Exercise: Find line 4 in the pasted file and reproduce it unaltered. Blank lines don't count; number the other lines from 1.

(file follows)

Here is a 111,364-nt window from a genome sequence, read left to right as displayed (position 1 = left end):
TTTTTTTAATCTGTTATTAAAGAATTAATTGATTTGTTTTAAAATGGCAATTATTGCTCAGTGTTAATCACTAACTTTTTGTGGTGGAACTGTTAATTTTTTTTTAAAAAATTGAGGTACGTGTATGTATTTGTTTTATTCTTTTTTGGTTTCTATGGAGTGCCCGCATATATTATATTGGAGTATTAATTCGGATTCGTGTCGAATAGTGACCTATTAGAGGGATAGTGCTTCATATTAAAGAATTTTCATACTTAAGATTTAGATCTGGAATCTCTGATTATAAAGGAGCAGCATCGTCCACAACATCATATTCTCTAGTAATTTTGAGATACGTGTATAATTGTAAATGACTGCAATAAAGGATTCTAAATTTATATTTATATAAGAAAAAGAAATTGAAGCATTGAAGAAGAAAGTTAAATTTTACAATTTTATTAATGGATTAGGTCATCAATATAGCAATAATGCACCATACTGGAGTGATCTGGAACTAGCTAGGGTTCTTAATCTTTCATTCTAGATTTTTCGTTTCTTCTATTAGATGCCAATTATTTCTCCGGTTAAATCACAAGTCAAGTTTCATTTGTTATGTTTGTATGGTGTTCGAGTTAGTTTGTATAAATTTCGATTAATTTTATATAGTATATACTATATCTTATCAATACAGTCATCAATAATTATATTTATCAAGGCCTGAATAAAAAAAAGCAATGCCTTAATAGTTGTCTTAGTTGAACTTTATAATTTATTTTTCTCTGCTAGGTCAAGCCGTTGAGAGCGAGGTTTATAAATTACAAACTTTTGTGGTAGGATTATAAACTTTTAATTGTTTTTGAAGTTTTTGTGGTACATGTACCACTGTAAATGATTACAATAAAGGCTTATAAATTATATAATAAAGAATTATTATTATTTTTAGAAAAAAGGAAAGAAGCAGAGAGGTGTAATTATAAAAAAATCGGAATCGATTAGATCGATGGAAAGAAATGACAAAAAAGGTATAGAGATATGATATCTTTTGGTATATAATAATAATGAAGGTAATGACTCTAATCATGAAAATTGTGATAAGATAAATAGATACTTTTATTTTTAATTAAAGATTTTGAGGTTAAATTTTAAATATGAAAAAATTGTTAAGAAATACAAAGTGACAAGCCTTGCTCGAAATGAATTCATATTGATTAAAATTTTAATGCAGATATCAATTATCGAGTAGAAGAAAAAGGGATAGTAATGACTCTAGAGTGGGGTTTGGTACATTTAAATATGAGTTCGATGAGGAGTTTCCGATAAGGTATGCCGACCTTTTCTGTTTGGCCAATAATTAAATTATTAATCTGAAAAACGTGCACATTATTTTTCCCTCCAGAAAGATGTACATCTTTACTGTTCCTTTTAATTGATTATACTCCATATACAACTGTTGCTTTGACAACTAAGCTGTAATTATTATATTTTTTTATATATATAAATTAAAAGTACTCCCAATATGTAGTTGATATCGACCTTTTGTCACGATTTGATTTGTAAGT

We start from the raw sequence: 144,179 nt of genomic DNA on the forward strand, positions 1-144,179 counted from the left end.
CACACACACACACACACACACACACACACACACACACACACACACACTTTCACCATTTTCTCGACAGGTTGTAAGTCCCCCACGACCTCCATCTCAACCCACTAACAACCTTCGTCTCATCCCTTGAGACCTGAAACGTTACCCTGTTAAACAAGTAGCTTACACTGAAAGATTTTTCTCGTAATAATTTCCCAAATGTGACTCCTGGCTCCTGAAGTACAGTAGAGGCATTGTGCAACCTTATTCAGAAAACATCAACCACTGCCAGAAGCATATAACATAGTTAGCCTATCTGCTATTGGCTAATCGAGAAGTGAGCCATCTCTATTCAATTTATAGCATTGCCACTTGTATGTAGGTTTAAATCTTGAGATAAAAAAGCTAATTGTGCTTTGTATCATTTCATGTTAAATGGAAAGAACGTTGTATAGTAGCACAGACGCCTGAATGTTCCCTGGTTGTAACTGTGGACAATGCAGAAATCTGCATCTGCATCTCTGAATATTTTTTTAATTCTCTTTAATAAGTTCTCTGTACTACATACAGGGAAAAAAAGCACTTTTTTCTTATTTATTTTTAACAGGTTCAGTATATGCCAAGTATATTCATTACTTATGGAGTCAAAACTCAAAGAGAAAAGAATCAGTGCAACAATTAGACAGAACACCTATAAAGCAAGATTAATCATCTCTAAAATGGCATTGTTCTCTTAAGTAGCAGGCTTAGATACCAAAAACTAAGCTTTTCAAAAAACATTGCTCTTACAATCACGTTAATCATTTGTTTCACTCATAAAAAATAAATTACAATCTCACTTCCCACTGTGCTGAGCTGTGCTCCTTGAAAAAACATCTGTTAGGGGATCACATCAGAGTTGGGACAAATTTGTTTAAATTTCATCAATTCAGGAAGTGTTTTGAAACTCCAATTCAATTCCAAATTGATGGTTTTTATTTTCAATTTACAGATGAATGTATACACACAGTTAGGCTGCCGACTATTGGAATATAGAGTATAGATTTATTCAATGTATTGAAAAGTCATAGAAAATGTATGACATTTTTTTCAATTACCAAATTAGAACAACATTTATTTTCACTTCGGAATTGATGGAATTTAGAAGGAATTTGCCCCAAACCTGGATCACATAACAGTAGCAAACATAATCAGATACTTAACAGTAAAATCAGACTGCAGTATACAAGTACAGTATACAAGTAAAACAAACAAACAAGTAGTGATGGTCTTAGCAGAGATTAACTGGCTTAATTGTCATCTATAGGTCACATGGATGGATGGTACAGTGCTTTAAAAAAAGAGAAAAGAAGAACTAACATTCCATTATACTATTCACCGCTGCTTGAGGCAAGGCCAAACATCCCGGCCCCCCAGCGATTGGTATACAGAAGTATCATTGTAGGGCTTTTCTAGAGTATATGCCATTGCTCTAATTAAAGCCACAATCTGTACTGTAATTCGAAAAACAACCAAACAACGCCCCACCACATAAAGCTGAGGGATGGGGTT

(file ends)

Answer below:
CACACACACACACACACACACACACACACACACACACACACACACACTTTCACCATTTTCTCGACAGGTTGTAAGTCCCCCACGACCTCCATCTCAACCCACTAACAACCTTCGTCTCATCCCTTGAGACCTGAAACGTTACCCTGTTAAACAAGTAGCTTACACTGAAAGATTTTTCTCGTAATAATTTCCCAAATGTGACTCCTGGCTCCTGAAGTACAGTAGAGGCATTGTGCAACCTTATTCAGAAAACATCAACCACTGCCAGAAGCATATAACATAGTTAGCCTATCTGCTATTGGCTAATCGAGAAGTGAGCCATCTCTATTCAATTTATAGCATTGCCACTTGTATGTAGGTTTAAATCTTGAGATAAAAAAGCTAATTGTGCTTTGTATCATTTCATGTTAAATGGAAAGAACGTTGTATAGTAGCACAGACGCCTGAATGTTCCCTGGTTGTAACTGTGGACAATGCAGAAATCTGCATCTGCATCTCTGAATATTTTTTTAATTCTCTTTAATAAGTTCTCTGTACTACATACAGGGAAAAAAAGCACTTTTTTCTTATTTATTTTTAACAGGTTCAGTATATGCCAAGTATATTCATTACTTATGGAGTCAAAACTCAAAGAGAAAAGAATCAGTGCAACAATTAGACAGAACACCTATAAAGCAAGATTAATCATCTCTAAAATGGCATTGTTCTCTTAAGTAGCAGGCTTAGATACCAAAAACTAAGCTTTTCAAAAAACATTGCTCTTACAATCACGTTAATCATTTGTTTCACTCATAAAAAATAAATTACAATCTCACTTCCCACTGTGCTGAGCTGTGCTCCTTGAAAAAACATCTGTTAGGGGATCACATCAGAGTTGGGACAAATTTGTTTAAATTTCATCAATTCAGGAAGTGTTTTGAAACTCCAATTCAATTCCAAATTGATGGTTTTTATTTTCAATTTACAGATGAATGTATACACACAGTTAGGCTGCCGACTATTGGAATATAGAGTATAGATTTATTCAATGTATTGAAAAGTCATAGAAAATGTATGACATTTTTTTCAATTACCAAATTAGAACAACATTTATTTTCACTTCGGAATTGATGGAATTTAGAAGGAATTTGCCCCAAACCTGGATCACATAACAGTAGCAAACATAATCAGATACTTAACAGTAAAATCAGACTGCAGTATACAAGTACAGTATACAAGTAAAACAAACAAACAAGTAGTGATGGTCTTAGCAGAGATTAACTGGCTTAATTGTCATCTATAGGTCACATGGATGGATGGTACAGTGCTTTAAAAAAAGAGAAAAGAAGAACTAACATTCCATTATACTATTCACCGCTGCTTGAGGCAAGGCCAAACATCCCGGCCCCCCAGCGATTGGTATACAGAAGTATCATTGTAGGGCTTTTCTAGAGTATATGCCATTGCTCTAATTAAAGCCACAATCTGTACTGTAATTCGAAAAACAACCAAACAACGCCCCACCACATAAAGCTGAGGGATGGGGTT